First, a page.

The biggest names in football, those that receive the most acclaim, are inevitably the ones with the priceless ability to put the ball in the back of the net with an unerring regularity. Of course, Ronaldo and Messi are blessed with incomparable skills that enthral, but the adulation they rightly receive for the entertainment provided is elevated to another level due to the copious amount of goals they plunder from such ability.
So much is true for many other players. The likes of Cavani, Griezmann, Neymar, Mbappé, Lewandowski and, of late, Salah prove such value to their clubs as they score the goals that win trophies. There is a place that should earmarked amongst such luminaries, however, for a player so often overlooked when lists are compiled over the top 20 goal scorers across Europe. A player who, across a career spanning a decade has provided goals on a regular basis for his employers, and indeed his national team in the most pressurised of occasions. Often regarded as merely the sort of workhorse striker that serves others, rather than score himself, his record still stands up to the closest of examinations. I talk of Croatian striker Mario Mandžukić, the oft disregarded purveyor of the most precious of commodities – goals.
Let me just posit as illustration of the above assertion, his current term with Juventus. Playing for a club that has secured a dominance in Serie A unrivalled in recent times, jealously treasuring a series of Scudetto titles, Juve secured the estimable services of Ronaldo for the new season. Here was player who values himself in terms of his goals. Balletic overhead kicks, penalties or tap-ins from a yard out are all currency to the Portuguese hitman and, to the end of January 2109, this rapacious appetite to score, something so often to the detriment of his fellow forwards has brought him 17 goals in 28 appearances. One would be convinced that such an egocentric greed for glory will surely have served to diminish the returns of others donned in the Bianconeri and employed in the services of Turin’s Vecchia Signora. For others, it may well have been true, but for Mario Mandžukić, it was very much not the case.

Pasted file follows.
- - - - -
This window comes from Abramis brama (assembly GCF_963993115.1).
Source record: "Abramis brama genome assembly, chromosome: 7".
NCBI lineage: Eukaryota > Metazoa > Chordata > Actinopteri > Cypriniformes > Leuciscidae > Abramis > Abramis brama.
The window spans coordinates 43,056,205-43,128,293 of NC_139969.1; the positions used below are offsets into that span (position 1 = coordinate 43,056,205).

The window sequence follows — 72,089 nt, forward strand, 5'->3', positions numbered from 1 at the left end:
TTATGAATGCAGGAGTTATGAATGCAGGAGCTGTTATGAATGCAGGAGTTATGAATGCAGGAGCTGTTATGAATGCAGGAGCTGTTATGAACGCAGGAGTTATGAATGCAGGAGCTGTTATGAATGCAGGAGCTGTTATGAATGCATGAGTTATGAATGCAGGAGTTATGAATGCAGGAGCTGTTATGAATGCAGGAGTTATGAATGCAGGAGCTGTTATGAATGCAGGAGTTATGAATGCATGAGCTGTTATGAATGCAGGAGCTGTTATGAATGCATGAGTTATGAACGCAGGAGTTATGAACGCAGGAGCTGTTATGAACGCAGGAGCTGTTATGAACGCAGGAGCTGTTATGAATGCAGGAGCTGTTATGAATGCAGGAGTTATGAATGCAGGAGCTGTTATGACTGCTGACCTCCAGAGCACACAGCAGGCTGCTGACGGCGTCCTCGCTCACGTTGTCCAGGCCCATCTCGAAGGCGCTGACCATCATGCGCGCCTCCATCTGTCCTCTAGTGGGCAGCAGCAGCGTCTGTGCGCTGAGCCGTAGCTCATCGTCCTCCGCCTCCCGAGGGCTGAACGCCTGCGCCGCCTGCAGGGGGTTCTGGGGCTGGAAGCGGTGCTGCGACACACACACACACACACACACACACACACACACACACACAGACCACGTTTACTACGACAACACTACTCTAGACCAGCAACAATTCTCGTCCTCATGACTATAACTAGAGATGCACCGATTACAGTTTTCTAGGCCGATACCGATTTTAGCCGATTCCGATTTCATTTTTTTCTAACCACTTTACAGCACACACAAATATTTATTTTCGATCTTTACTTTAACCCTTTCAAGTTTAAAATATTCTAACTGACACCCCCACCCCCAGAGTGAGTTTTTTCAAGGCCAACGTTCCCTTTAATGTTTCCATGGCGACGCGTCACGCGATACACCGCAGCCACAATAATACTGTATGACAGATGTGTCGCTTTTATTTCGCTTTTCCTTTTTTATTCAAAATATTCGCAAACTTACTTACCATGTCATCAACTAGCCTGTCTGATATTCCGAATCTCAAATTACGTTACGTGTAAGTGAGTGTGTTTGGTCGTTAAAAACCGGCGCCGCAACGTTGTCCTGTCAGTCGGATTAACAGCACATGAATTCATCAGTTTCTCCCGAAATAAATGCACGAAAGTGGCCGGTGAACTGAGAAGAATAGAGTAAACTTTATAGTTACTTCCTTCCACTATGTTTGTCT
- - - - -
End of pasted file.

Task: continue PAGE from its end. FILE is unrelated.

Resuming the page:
Whilst Ronaldo was scoring regularly, the Croat has enjoyed an exemplary goalscoring time himself, scoring nine times and virtually averaging that oft-quoted target of a goal in every other game. Given Mandžukić’s record over his career however, it’s something that would hardly surprise any fan astute enough to recognise the abilities of a master of his craft.
Mandžukić’s began his nascent career with NK Zagreb, where he would score 17 times in slightly more than a half-century of appearances. For a young player starting out on a professional career, it was an encouraging return, and one that persuaded the more celebrated club in the Croat capital, Dinamo Zagreb, to take Mandžukić – and his goals – to the Stadion Maksimir. He wouldn’t let them down. Across three years with the club, he’d accumulate 63 goals in 128 appearances, again virtually on that ‘one-in-two’ ratio. He’d also help the club to win a hat-trick of Prva HNL title in successive years and add the Croatian cup in two of them.
Ahead of the 2010-11 season, VfL Wolfsburg offered Dinamo €7 million for Mandžukić and he moved to the Bundesliga. Purely in terms of goals scored, 20 goals in 60 games looks like a failure, but when you take into account that, for the first of two seasons with the club, the manager, Steve McClaren often deployed the forward in a wide role, it takes on a different hue. Typical of Mandžukić though, he worked manfully as required by his manager and still managed an impressive number of strikes from that position. In the second term there, with Felix Magath replacing the Englishman and returning Mandžukić to a central striking role, the goals ratio was back up again, and Bayern Munich were impressed enough to lay out €13 million for the player.
Two seasons with the perennial German champions delivered both goals and trophies. Netting a mere two short of a half century of goals in 88 games was the sort of success rate to measure against all but the very top echelon of goal scorers and saw no less than eight trophies in two seasons. Two ‘Doubles’ of Bundesliga titles and DFB-Pokal cup success were added to the DFL-Supercup in 2012, the UEFA Champions League, UEFA Super Cup and FIFA Club World Cup in 2013. Medals and goals were abundant in Munich.
A season with Atlético Madrid followed, and 20 goals in 43 games kept up the remarkably regular ration of goals to games as Mandžukić once more illustrated a proficiency and reliability as a purveyor of goals. Having prospered in Germany and Spain, Juventus would then confirm the increasing value of the player by paying €19 million to see if the Mandžukić penchant for goals was transferable to Serie A. Despite now being 29 years of age, the club clearly had confidence that it would be, and it was.